In a press conference Tuesday, FBI Director James Comey said that his agency will not recommend filing charges against Hillary Clinton, the presumptive Democratic presidential nominee, over her use of a private email server during her time as secretary of state. In his press conference, Comey said that, although there was no clear evidence of intentional misconduct, "there is evidence that [Clinton and her State Department staff] were extremely careless of very sensitive, highly classified information." Does Comey's recommendation mean Clinton is now in the clear? Or could Clinton still be indicted for Emailgate?
Although Comey said that "no reasonable prosecutor" would bring charges against Clinton, this does not mean that Clinton gets full or official immunity from any charges in the weeks and months to come. As Comey explained in his statement, the Department of Justice, under the supervision of Attorney General Loretta Lynch, will make the final decision. That is why the fact that Clinton's husband, former president Bill Clinton, met privately with Lynch when both were at a Phoenix airport was such a big deal.
In light of the uproar, Lynch announced last week she would follow the recommendation of the FBI. Speaking at the Aspen Institute Ideas Festival in Colorado, Lynch admitted that her chat with Clinton “has now cast a shadow over how this case will be perceived." Considering Lynch has publicly stated she will defer to the FBI's recommendations, it is unlikely that any charges will follow from the Department of Justice.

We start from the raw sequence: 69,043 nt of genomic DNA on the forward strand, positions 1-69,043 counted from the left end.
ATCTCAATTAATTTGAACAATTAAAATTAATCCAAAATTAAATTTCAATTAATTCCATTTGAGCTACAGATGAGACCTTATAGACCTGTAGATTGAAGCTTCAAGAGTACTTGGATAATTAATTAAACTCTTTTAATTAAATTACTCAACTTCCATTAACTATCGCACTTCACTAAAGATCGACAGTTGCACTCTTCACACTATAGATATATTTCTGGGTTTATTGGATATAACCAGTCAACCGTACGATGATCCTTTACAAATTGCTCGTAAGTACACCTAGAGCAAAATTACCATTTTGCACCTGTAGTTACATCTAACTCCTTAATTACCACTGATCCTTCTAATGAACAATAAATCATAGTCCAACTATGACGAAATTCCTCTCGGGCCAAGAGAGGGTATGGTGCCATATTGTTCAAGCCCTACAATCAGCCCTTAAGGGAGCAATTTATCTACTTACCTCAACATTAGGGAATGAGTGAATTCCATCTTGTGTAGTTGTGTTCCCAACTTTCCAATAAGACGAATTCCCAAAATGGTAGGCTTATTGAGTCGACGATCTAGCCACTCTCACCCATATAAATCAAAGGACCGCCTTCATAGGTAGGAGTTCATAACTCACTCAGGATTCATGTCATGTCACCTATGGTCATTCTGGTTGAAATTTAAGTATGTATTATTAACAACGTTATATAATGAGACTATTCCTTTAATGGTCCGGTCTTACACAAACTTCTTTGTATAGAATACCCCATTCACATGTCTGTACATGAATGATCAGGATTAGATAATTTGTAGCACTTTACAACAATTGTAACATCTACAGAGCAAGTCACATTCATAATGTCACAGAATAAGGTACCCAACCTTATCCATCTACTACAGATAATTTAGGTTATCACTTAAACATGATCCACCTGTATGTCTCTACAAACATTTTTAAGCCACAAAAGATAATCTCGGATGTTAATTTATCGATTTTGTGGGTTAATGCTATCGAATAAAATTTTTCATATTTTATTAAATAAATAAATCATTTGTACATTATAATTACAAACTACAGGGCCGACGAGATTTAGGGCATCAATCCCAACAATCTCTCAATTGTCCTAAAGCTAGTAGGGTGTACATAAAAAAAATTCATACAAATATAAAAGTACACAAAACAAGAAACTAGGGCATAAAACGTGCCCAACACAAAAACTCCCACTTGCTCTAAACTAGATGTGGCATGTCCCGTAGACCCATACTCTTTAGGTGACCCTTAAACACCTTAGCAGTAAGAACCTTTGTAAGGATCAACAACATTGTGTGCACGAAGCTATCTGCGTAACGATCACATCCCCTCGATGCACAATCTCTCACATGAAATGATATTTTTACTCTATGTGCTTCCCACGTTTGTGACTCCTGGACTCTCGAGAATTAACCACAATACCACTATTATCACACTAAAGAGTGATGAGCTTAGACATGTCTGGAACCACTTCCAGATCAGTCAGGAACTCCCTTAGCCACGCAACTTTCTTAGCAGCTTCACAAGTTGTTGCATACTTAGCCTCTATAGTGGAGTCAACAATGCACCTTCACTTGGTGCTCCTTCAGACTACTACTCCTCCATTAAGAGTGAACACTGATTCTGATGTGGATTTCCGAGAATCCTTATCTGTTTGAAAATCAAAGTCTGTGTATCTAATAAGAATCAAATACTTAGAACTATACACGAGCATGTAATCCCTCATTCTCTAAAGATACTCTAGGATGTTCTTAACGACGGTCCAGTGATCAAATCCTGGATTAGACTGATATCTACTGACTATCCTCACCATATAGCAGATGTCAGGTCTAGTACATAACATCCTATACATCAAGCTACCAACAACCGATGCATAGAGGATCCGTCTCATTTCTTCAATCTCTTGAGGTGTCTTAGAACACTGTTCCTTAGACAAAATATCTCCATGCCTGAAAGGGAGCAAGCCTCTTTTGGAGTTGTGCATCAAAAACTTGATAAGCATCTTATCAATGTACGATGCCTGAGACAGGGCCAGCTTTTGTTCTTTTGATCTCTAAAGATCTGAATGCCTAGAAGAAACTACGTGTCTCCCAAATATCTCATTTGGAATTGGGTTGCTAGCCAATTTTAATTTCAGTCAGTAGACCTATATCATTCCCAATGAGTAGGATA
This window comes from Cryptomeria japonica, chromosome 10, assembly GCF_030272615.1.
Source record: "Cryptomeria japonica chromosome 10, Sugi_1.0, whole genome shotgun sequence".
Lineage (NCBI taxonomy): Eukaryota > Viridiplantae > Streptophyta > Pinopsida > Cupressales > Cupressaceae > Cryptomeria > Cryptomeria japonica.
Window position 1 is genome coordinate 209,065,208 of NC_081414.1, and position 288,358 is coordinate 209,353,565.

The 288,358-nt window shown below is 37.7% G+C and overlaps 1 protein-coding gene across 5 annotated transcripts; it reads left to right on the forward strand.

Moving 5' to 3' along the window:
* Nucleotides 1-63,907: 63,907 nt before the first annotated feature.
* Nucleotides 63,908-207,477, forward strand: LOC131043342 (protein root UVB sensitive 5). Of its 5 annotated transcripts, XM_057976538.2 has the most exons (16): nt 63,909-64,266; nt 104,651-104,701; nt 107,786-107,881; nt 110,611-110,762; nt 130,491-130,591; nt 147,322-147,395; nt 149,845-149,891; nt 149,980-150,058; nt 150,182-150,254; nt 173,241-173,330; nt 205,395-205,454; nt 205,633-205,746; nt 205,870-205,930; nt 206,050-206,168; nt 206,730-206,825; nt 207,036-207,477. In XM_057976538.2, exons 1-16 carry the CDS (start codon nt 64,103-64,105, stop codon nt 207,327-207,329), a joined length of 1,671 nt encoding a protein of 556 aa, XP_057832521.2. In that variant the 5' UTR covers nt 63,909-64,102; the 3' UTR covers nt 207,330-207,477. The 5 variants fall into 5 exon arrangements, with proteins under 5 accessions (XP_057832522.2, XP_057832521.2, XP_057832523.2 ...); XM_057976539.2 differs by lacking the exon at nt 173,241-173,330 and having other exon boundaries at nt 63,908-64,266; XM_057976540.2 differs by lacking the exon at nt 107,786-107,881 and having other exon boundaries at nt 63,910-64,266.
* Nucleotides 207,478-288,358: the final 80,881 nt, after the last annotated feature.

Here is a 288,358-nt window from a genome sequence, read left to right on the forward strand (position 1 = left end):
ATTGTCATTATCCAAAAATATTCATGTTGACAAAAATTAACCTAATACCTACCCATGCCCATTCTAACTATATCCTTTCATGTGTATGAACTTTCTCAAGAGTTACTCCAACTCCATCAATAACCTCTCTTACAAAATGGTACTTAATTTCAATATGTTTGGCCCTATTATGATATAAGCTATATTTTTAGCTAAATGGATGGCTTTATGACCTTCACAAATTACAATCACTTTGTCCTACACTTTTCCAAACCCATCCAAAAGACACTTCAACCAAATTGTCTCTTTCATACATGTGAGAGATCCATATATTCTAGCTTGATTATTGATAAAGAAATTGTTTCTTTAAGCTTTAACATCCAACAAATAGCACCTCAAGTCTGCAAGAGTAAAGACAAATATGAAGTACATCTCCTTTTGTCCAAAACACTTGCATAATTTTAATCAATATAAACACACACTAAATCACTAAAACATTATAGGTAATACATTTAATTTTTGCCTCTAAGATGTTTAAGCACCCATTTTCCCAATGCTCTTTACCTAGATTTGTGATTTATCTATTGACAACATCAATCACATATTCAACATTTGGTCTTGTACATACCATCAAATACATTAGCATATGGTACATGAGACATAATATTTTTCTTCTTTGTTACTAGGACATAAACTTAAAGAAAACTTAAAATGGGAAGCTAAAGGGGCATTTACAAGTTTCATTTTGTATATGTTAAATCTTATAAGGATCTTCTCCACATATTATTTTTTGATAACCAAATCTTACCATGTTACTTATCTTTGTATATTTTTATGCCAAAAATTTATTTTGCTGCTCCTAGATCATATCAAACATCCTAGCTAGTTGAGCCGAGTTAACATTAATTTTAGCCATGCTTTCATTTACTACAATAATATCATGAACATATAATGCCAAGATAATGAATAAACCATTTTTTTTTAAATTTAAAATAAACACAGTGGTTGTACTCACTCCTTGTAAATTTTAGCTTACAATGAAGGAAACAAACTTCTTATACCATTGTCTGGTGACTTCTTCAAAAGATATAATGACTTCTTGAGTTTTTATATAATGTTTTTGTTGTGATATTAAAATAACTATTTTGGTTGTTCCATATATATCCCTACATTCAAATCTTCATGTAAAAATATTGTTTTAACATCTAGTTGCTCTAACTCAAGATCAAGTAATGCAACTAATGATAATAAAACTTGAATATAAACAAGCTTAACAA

But what about other types of repercussions? CNN Justice Correspondent Evan Perez told the news network that in situations in which an employee is accused of violating security, you normally don't bring criminal charges. However, employers can hand out administrative sanctions to regular employees. Perez said, "That means that a normal person, if you weren't secretary of state, you might have your security clearance removed. Or when you apply for a security clearance next time, they will have a letter in your file that'll make it more difficult for you to get that security clearance." Given that Clinton is no longer an employee of the federal government, these types of sanctions are about as likely as criminal charges.
For those unsatisfied with the end results of Clinton's email scandal, there are still repercussions when it comes to the election. An ABC News poll shows Clinton up by five points over Trump, a slight dip from the previous week. But how long will the lead last when the court of public opinion sinks its teeth into the FBI's announcement? Top GOP brass are already criticizing the recommendation and casting shadows on Clinton. House Speaker Paul Ryan released a statement and tweeted, "While I respect the professionals at the FBI, this announcement defies explanation. No one should be above the law."